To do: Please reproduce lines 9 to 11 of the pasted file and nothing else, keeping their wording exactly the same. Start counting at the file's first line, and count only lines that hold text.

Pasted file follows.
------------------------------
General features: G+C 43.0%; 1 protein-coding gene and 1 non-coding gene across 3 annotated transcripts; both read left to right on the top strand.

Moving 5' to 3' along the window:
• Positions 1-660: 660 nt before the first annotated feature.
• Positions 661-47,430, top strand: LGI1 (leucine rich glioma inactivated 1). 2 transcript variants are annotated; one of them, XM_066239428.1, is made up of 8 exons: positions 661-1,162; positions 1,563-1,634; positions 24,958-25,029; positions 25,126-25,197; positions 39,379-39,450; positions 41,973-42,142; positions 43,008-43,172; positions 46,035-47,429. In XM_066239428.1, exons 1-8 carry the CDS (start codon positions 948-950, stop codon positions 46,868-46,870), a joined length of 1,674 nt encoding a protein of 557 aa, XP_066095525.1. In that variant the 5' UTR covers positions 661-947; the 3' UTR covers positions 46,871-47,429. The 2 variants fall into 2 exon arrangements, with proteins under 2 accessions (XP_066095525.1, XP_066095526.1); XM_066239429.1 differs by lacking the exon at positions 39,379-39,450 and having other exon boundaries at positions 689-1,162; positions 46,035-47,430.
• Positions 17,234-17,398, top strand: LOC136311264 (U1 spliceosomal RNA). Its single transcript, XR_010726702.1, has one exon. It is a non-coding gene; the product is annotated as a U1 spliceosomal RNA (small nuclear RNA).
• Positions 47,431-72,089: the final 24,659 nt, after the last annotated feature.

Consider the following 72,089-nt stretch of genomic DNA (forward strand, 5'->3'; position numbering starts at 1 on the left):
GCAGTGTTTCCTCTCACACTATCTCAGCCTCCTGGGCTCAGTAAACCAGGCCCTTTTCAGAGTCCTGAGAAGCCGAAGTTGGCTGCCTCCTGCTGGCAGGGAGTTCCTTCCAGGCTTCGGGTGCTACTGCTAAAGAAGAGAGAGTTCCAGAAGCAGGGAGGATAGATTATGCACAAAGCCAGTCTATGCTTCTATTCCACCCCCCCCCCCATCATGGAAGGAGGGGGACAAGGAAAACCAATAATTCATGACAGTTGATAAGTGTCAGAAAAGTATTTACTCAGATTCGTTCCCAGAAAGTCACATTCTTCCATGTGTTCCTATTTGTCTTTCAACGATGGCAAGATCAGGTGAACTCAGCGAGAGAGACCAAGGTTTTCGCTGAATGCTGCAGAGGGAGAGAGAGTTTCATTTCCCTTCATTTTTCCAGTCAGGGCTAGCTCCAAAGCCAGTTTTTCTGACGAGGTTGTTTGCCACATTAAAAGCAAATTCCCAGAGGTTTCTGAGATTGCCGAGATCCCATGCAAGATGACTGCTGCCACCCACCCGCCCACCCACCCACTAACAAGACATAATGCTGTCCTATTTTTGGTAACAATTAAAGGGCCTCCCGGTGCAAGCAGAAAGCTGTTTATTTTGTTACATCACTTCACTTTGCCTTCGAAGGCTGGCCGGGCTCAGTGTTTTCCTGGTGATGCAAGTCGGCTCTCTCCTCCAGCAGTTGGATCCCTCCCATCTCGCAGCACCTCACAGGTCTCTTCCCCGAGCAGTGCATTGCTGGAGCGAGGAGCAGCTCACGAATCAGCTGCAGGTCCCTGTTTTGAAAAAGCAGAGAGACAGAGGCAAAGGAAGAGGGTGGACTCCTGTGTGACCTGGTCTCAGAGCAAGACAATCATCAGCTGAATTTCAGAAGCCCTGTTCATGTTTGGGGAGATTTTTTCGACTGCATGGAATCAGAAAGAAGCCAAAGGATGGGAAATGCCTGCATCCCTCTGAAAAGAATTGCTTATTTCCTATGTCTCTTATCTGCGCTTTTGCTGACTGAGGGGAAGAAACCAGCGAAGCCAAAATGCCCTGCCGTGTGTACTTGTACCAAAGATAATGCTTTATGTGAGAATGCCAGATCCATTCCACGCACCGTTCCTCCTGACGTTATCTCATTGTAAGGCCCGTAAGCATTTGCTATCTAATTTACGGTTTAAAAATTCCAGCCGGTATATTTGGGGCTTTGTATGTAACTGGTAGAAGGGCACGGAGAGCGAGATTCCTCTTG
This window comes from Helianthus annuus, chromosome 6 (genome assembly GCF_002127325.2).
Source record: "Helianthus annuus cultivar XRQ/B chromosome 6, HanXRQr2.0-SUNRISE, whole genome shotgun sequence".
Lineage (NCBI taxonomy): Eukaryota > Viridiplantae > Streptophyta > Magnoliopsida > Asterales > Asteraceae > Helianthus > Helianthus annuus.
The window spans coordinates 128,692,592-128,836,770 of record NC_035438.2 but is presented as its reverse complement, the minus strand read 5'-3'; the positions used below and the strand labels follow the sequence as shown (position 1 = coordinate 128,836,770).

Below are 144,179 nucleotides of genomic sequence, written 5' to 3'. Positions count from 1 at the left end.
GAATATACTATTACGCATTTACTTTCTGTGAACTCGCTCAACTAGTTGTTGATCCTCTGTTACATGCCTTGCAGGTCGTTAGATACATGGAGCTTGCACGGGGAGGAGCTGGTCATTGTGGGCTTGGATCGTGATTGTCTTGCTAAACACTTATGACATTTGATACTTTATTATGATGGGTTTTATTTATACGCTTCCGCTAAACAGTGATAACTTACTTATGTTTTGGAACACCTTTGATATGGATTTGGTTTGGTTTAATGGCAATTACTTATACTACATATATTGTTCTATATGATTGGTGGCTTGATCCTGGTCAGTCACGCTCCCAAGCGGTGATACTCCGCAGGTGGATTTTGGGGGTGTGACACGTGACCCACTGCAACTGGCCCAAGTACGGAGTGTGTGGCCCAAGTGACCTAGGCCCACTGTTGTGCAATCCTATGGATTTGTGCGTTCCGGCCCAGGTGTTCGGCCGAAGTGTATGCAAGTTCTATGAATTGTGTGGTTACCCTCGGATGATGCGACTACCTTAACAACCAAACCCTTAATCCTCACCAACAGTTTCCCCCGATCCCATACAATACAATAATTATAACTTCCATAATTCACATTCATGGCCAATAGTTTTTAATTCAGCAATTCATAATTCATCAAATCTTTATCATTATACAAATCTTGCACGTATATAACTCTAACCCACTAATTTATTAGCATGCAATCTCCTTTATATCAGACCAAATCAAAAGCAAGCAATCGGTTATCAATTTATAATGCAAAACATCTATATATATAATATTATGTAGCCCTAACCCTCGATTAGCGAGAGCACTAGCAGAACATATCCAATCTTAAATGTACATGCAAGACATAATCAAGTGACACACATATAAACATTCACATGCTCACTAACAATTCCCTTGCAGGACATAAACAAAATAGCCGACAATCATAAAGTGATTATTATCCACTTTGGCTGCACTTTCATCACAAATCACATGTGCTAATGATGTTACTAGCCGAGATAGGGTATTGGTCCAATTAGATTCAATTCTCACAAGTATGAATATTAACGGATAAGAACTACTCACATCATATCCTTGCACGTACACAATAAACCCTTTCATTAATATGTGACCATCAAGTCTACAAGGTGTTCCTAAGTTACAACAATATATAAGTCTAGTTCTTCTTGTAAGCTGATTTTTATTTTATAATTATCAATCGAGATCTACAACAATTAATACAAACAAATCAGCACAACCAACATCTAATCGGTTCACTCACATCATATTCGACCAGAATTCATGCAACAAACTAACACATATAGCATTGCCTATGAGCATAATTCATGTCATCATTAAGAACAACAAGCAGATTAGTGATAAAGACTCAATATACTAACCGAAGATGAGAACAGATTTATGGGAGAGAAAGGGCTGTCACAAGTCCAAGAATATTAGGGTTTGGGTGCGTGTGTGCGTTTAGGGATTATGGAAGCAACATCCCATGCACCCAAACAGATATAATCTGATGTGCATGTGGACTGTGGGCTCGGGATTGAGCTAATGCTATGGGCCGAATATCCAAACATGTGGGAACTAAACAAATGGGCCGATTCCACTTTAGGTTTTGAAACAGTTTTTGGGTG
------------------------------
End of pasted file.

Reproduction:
This window comes from Helianthus annuus, chromosome 6 (genome assembly GCF_002127325.2).
Source record: "Helianthus annuus cultivar XRQ/B chromosome 6, HanXRQr2.0-SUNRISE, whole genome shotgun sequence".
Lineage (NCBI taxonomy): Eukaryota > Viridiplantae > Streptophyta > Magnoliopsida > Asterales > Asteraceae > Helianthus > Helianthus annuus.